“Why can’t a city centre be covered in plants and colour?” – Interview with Camille Walala

From full-facade murals and 3D installations to interiors and set design, Camille Walala is on a mission to enrich the world’s human landscapes with colour, character and irrepressible positivity.

Based in East London, Camille Walala is a French artist who takes joy very seriously. Over the last decade, she has become renowned for making ambitious and large-scale interventions in public spaces around the world, using the man-made landscape as a vessel for disseminating positivity.

Camille’s art is visceral, immediate and instinctive. Her bold colours, playful shapes and geometric patterns inject powerful visual energy into a location, lifting moods, stirring hearts and raising smiles in all who pass through.

Camille Walala is a French artist who takes joy seriously, her work is characterized by bold colours, playful shapes and geometric patterns

Who is Camille Walala? How did the journey for Studio Walala begin? 

Camille Walala: “I’m an artist from France, I’ve been living in London for 23 years. I founded my studio in 2009, but I’ve always been creative and interested in colour. The journey has taken a long time to get where I am today – perseverance is so important!

Walala reimagined Adams Plaza Bridge with colorful patterns

Why Studio Walala, why focusing on the use of vibrant colours and bold patterns?

Camille Walala: “I’ve been using joy as a starting point for everything I’ve done. It’s important for me… living in a big city which can be quite grey, I can see how colour and pattern can bring a lot of joy to people’s lives. It’s very rewarding to have an impact on public spaces.”

A permanent mural by Walala at Industry City, in New York Brooklyn, enveloping an historic building using her iconic colour schemes and patterns

Your signature style is instantly recognizable, optimistic, exuberant and full of the joys of geometry. Are there any designers that you are inspired or influenced by?

Camille Walala: “I’ve always been inspired by artists who are really accessible and share art with people, like Keith Haring and Sonia Delaunay. It’s all about bringing art into people’s everyday lives!

Salt Boutique Hotel in Mauritius, a Tropical haven reflecting the contrasting worlds of the islands natural landscape and its urban sprawl

Having graduated as a textile designer and now creating stimulating environments filled with optimistic colours and exuberant geometries; if you did not do what you actually do, what else would you do?

Camille Walala: “I would work with kids as a career adviser. Most of the time they don’t know what to do and can get quite bad advice… I would want them to dream a bit. Help them decide what’s next, what’s right for them. Not to put too much pressure on themselves.”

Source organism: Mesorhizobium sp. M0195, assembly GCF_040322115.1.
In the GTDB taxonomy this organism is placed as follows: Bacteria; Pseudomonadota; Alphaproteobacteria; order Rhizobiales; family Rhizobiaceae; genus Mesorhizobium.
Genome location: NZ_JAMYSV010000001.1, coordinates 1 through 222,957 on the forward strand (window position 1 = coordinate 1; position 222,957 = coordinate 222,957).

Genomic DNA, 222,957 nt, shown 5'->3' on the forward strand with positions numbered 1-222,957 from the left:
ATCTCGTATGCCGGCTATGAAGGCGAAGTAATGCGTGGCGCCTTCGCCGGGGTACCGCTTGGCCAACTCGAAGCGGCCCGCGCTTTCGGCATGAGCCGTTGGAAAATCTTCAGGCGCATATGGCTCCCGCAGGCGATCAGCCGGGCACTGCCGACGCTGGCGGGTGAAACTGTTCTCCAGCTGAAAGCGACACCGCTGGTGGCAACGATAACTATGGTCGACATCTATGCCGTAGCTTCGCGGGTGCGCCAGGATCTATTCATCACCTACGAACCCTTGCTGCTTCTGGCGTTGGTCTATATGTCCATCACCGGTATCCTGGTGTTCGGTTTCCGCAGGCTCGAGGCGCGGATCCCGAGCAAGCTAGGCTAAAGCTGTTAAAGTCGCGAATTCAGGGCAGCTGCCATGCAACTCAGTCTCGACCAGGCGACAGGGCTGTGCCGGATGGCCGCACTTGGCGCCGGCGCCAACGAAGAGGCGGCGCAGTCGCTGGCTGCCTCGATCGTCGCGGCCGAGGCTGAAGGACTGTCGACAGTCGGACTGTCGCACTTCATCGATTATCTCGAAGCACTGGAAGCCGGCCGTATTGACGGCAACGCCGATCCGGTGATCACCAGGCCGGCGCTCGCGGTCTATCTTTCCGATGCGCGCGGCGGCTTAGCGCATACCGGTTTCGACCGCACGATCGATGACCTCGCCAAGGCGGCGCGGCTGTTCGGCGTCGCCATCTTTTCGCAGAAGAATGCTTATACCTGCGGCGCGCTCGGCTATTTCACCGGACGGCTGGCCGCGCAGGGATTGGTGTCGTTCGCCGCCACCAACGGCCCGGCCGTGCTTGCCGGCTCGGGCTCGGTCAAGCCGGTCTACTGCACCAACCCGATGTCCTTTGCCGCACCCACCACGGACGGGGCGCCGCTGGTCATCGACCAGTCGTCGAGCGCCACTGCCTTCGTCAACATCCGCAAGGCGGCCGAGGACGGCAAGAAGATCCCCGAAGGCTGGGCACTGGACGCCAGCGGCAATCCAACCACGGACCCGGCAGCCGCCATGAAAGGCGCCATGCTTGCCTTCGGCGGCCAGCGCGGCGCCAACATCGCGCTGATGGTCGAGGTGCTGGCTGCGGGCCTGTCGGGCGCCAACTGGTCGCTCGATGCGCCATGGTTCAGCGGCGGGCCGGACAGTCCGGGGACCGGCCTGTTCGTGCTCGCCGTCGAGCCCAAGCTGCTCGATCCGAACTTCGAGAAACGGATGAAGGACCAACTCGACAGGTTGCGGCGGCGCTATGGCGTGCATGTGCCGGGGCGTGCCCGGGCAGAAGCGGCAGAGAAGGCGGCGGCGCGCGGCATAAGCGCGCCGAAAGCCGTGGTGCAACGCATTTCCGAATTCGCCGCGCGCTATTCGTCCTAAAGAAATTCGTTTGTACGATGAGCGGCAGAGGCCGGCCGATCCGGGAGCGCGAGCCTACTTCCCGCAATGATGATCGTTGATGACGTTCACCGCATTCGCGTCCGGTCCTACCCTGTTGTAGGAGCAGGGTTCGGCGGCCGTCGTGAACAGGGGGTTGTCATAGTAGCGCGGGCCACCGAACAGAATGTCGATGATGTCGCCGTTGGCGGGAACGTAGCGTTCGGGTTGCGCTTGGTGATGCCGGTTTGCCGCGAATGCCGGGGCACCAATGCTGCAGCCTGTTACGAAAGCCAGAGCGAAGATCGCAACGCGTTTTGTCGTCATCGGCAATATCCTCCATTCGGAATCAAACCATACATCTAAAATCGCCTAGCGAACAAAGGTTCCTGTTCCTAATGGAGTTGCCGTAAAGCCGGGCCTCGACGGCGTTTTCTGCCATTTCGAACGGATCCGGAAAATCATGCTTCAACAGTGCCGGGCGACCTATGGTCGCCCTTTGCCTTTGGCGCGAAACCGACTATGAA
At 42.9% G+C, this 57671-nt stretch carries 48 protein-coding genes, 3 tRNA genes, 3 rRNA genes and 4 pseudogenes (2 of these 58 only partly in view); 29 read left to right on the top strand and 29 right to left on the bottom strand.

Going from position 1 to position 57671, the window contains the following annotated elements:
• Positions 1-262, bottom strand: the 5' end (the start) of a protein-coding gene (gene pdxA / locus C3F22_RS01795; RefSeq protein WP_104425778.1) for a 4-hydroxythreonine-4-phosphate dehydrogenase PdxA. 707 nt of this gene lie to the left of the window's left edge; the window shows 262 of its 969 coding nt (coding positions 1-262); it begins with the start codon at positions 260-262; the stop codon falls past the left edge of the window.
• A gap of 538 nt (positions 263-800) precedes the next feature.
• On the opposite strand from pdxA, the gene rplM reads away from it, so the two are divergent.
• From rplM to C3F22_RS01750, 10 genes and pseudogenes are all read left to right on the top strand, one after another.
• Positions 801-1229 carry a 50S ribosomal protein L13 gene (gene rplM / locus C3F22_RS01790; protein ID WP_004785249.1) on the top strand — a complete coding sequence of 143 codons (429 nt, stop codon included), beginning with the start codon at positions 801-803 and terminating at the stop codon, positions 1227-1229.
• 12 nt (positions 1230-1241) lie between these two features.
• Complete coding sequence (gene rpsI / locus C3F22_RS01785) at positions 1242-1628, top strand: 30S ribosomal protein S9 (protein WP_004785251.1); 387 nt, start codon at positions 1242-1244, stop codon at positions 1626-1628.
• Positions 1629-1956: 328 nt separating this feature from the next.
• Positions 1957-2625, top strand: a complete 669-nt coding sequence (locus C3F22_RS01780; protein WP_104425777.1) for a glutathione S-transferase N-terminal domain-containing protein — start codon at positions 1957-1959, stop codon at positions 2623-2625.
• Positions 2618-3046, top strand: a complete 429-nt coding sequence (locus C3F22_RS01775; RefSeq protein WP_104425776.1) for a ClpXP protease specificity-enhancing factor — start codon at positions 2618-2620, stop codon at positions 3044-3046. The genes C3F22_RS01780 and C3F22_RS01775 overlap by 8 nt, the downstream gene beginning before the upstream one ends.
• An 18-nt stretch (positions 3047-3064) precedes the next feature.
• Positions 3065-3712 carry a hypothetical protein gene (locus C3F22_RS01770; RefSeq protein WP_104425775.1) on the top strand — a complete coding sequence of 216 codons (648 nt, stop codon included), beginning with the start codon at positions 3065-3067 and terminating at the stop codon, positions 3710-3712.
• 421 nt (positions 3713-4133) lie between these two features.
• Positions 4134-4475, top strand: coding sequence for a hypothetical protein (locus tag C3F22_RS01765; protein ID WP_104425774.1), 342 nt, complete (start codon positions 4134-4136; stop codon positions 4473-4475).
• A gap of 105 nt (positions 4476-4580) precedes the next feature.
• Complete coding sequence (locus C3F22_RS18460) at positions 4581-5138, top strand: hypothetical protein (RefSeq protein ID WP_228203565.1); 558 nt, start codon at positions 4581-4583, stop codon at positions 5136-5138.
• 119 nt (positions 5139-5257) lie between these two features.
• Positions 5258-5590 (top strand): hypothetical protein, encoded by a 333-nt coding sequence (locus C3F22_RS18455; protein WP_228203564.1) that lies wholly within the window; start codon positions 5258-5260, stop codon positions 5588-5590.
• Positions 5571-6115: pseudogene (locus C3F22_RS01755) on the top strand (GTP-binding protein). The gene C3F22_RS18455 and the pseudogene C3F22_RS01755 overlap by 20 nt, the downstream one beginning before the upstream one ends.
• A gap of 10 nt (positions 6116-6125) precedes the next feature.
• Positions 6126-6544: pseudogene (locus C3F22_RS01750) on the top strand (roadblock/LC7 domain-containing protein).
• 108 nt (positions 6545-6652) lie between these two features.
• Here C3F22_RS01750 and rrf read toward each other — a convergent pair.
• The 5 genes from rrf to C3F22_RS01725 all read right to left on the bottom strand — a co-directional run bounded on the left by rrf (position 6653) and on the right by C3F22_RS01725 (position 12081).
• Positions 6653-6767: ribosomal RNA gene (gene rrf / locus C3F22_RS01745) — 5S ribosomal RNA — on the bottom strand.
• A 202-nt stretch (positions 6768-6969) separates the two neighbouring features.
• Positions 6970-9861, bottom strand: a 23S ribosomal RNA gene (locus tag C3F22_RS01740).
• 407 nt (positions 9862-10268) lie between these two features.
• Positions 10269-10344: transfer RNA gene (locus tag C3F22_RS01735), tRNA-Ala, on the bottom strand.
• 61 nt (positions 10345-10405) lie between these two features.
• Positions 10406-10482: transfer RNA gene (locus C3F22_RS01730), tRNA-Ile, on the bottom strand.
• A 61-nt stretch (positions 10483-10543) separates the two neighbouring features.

What is the purpose, message or motto you want to convey through your works?

Camille Walala: “My slogan is “taking joy seriously”, which I think describes what I am trying to achieve. I want to create an emotion, to put a smile on people’s faces.”

If you want to know more about Camille Walala’s collaboration with Lego, head to Lego X Walala – HOUSE OF DOTS is a child’s dream house with over 2 million pieces of Lego.

Walala Mansion, an urban play space in Hong Kong’s Victoria Park

Nowadays, your client list includes big companies such as LEGO, Art Fund, Facebook and Grosvenor. How do you choose the type of client and project to work on? What would be a dream client for you to work with?

Camille Walala: “I am always interested in doing something community based. I like to be challenged by a brief, to have an interesting space to work with. Lots of my past projects respond to architectural structure and details. Having a good feeling about the client is important too, I’ve learned to trust my instincts more.

There are so many dream projects and never enough time. I would love to do something with an historic museum or pedestrianise a public space!

Lego X Walala – HOUSE OF DOTS, a public installation in London that celebrates childhood creativity and the new Lego Dots

The ‘Walala Lounge’ was one of a kind project that transformed a street into a colourful “urban living room”. What kind of feedback and reaction do you receive when people pass by your creations?

Camille Walala: “People often mention a sense of togetherness when they see my work. I like to give people an excuse to take some time out and enjoy the moment… not just to be shopping or working. Public spaces can be so beautiful if we take a moment to pause and reflect on them. People also tell me about feeling like a kid again. I feel proud to bring out their inner child!”

What is the next step for the Walala Studio?

Camille Walala: “I just shared a series of images and a letter all about reimagining what our cities could look like. My vision was to pedestrianise Oxford Street… why can’t a city centre be covered in plants and colour? There are a few projects I am working on. A tile collaboration in Milan, an exhibition in the USA. But I can’t get into too many details just yet! I am excited for taking time to be creative in my studio too, to just focus on personal projects.

Curious to know more about colorful urban interventions? Don’t miss The colorful & engaging street architecture of 100Architects.

Walala reimagines Oxford street, pedestrianised, exploding with colour and full of interactive furniture

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